(TACOMA, Wash.) — Twenty-eight years after a 16-year-old girl was found slain outside her Washington state high school, a man is now in custody, linked by DNA to the crime, authorities say.
Patrick Nicholas, now 55, is accused of killing Sarah Yarborough on Dec. 14, 1991, when she arrived at her high school in Federal Way, just outside of Tacoma, on an early Saturday morning to meet her drill team, King County Sheriff Mitzi Johanknecht said.
Yarborough was beaten and strangled to death with her stockings, according to court documents. Nicholas was 27 at the time, according to documents.
A man jogging that morning noticed a girl lying motionless on the ground and a man kneeling over her, according to court documents. But the jogger thought, “they were a couple ‘making out’ and jogged on,” according to documents.
Just after 9 a.m., two 12-year-old boys saw a man emerge from the bushy hillside near the school; after the man walked away, the boys looked by the hillside and saw the teen’s body, dressed in a drill team uniform, documents said.
While semen was discovered on the teen’s clothes at the crime scene, and the DNA profile was searched regularly in state and national DNA databases, no match was made for decades, according to documents.
Last week, genealogists working on the case zeroed in on two brothers identified through the novel investigative technique known as genetic genealogy, which uses an unknown suspect’s DNA to trace his or her family tree.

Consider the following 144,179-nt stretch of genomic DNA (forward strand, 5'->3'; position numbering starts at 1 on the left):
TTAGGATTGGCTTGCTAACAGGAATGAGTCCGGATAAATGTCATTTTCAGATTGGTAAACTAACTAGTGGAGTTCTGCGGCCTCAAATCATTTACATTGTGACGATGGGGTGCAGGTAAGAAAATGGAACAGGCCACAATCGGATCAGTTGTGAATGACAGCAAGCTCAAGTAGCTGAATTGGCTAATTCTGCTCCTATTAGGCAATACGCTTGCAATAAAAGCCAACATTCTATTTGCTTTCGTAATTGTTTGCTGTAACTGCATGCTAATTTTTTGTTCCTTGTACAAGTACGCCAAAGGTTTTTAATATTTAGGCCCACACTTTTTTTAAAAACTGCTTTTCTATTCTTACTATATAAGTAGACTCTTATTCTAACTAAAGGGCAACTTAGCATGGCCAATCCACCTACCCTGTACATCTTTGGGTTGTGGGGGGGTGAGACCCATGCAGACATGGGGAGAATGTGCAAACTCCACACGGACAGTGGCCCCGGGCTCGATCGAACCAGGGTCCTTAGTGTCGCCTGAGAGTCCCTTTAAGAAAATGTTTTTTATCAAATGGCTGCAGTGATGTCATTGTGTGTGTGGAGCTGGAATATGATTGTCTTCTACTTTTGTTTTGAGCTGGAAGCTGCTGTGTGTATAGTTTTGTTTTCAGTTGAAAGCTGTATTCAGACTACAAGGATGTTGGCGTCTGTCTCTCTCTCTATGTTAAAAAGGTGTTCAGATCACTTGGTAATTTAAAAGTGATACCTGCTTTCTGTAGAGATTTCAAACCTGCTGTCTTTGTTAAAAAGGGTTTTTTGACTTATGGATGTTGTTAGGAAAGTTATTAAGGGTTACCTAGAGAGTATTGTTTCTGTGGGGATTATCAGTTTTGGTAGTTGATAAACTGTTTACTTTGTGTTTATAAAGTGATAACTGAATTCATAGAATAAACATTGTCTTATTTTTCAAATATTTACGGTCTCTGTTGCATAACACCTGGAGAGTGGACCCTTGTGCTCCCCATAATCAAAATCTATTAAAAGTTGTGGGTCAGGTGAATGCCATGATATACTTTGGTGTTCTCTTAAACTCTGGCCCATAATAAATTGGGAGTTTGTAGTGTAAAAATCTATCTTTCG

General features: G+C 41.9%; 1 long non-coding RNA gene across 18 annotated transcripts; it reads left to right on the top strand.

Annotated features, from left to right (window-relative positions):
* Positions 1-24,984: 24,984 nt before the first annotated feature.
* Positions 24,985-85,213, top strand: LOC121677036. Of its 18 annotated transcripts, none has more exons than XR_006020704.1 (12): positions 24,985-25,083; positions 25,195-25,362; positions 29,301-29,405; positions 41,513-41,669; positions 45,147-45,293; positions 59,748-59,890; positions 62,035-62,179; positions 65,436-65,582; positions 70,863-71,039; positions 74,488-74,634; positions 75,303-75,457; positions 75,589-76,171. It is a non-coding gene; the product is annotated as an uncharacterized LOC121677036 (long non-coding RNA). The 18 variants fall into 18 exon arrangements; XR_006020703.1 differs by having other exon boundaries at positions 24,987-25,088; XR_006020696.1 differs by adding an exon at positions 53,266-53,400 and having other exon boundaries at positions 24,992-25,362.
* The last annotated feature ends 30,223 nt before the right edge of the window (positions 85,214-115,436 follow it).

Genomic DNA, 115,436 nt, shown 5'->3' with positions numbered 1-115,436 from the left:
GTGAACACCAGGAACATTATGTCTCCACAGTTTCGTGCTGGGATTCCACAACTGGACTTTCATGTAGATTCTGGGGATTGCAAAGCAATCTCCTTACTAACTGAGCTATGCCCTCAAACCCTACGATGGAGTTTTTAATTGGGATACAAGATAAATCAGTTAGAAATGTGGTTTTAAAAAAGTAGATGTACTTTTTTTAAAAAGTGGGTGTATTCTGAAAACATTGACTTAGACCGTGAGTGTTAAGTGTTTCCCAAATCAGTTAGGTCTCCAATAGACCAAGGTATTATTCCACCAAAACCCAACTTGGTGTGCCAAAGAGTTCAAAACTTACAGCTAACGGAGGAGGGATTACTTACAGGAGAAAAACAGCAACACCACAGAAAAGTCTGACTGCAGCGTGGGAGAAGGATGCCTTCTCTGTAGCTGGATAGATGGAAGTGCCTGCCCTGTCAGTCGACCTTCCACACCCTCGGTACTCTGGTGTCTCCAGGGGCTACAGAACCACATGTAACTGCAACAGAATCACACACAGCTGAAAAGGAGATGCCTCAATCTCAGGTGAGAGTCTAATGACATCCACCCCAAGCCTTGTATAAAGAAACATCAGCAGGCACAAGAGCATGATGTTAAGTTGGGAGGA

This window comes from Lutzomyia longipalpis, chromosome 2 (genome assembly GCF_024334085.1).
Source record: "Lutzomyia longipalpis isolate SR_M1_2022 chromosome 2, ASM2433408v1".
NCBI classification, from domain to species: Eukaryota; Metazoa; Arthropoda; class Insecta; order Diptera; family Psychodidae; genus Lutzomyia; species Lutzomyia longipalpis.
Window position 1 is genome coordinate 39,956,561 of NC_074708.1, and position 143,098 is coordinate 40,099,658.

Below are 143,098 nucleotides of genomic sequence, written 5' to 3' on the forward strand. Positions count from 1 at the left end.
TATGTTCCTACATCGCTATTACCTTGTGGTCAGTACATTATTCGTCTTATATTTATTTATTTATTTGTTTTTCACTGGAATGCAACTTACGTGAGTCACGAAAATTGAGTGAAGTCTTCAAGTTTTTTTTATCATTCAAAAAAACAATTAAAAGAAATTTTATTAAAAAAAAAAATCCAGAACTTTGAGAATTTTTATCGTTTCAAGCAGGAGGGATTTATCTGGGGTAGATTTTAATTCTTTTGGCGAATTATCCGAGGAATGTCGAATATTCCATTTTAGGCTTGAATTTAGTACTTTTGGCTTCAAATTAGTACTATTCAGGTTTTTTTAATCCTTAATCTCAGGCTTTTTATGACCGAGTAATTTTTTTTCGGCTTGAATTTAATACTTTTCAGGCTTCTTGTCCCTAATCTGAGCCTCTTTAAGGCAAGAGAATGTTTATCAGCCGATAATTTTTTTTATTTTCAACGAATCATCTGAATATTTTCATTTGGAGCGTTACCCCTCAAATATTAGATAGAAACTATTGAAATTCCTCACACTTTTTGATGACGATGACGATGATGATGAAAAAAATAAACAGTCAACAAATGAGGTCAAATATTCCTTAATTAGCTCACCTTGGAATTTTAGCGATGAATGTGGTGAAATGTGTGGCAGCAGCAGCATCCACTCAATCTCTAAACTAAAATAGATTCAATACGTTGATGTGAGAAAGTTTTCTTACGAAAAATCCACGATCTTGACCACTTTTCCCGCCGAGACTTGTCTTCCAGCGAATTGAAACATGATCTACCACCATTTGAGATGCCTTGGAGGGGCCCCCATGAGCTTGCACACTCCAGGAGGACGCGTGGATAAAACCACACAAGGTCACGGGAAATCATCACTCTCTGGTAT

One of the brothers identified by the genealogists was ruled out, because he had a prior rape conviction and his DNA was in CODIS — and the DNA wasn’t a match, according to court documents.
The second brother was Patrick Nicholas. He had served time in prison for an attempted rape from 1983, but his DNA was never entered into CODIS, according to the court documents.
Patrick Nicholas had also been arrested in 1993 for child molestation for which he pleaded guilty to a fourth-degree charge of gross misdemeanor assault, according to court documents.
This weekend investigators surveilled 55-year-old Nicholas and collected a cigarette that he’d tossed on the ground, court documents said.
The cigarette was sent for testing, and investigators learned Wednesday that the DNA from the cigarette matched the DNA on Yarborough’s clothes, documents said.
Nicholas was taken into custody Wednesday night for first-degree murder, authorities said.
Almost 4,000 tips had been submitted in the Yarborough case by the time of the arrest — but none of the tips identified Nicholas, King County Sheriff’s Detective Kathleen Decker said at a Thursday news conference.
There’s no apparent connection between Nicholas and Yarborough, Decker said.
The prosecution says Nicholas will have an arraignment hearing on Oct. 17. No defense attorney is assigned to him yet.
Sarah Yarborough’s mother, Laura Yarborough, spoke at a news conference on Thursday where the arrest was announced, and she called her slain daughter an excellent student, who always had a book in her hand. The teen was excited for college, with big hopes and dreams for her future, her mother said.
The sheriff said, “few things in law enforcement are more rewarding than telling a parent that you believe you have solved the murder of their child.”
Laura Yarborough said even when she gave up at times, the detectives never did.
“If you’re going to do something heinous, don’t do it here. Because they’ll come to get you,” Laura Yarborough said.
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